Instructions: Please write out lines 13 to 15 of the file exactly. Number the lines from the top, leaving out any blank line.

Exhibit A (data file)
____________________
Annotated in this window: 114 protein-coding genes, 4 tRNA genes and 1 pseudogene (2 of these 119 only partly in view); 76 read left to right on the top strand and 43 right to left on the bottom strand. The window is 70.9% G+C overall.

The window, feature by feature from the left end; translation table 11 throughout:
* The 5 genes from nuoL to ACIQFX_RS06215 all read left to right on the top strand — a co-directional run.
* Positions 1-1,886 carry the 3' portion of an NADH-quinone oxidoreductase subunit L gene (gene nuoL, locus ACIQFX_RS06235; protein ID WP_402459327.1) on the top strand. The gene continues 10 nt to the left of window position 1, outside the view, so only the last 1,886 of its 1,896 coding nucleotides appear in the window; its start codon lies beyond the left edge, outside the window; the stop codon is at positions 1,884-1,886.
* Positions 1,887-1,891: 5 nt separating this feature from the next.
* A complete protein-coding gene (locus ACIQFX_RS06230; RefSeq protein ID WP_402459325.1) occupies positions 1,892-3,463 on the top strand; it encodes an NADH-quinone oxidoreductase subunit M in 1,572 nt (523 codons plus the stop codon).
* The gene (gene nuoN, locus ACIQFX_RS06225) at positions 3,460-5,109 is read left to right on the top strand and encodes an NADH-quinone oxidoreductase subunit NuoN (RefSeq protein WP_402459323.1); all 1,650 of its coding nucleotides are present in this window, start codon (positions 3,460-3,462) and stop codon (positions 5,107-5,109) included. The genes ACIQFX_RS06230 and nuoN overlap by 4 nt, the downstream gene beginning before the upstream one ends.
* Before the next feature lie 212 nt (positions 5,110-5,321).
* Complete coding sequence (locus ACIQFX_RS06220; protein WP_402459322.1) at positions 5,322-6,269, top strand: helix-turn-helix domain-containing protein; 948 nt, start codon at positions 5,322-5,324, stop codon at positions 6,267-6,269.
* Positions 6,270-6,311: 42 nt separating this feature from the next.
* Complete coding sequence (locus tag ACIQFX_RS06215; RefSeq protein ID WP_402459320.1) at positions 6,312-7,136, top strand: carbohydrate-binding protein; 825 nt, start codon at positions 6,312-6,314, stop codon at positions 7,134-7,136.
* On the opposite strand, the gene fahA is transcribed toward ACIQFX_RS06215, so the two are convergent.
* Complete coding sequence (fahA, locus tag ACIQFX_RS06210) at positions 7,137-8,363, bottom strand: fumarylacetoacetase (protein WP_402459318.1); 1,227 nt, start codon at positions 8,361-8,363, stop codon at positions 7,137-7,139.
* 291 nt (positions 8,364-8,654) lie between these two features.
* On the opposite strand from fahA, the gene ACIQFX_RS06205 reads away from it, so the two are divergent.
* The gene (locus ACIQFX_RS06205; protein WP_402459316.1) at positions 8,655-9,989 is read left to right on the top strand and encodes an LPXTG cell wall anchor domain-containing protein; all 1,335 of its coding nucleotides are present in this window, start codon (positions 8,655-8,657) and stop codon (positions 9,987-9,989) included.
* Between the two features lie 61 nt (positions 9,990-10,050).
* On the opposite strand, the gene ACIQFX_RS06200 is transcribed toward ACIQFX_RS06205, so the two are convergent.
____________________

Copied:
* Complete coding sequence (fahA, locus tag ACIQFX_RS06210) at positions 7,137-8,363, bottom strand: fumarylacetoacetase (protein WP_402459318.1); 1,227 nt, start codon at positions 8,361-8,363, stop codon at positions 7,137-7,139.
* 291 nt (positions 8,364-8,654) lie between these two features.
* On the opposite strand from fahA, the gene ACIQFX_RS06205 reads away from it, so the two are divergent.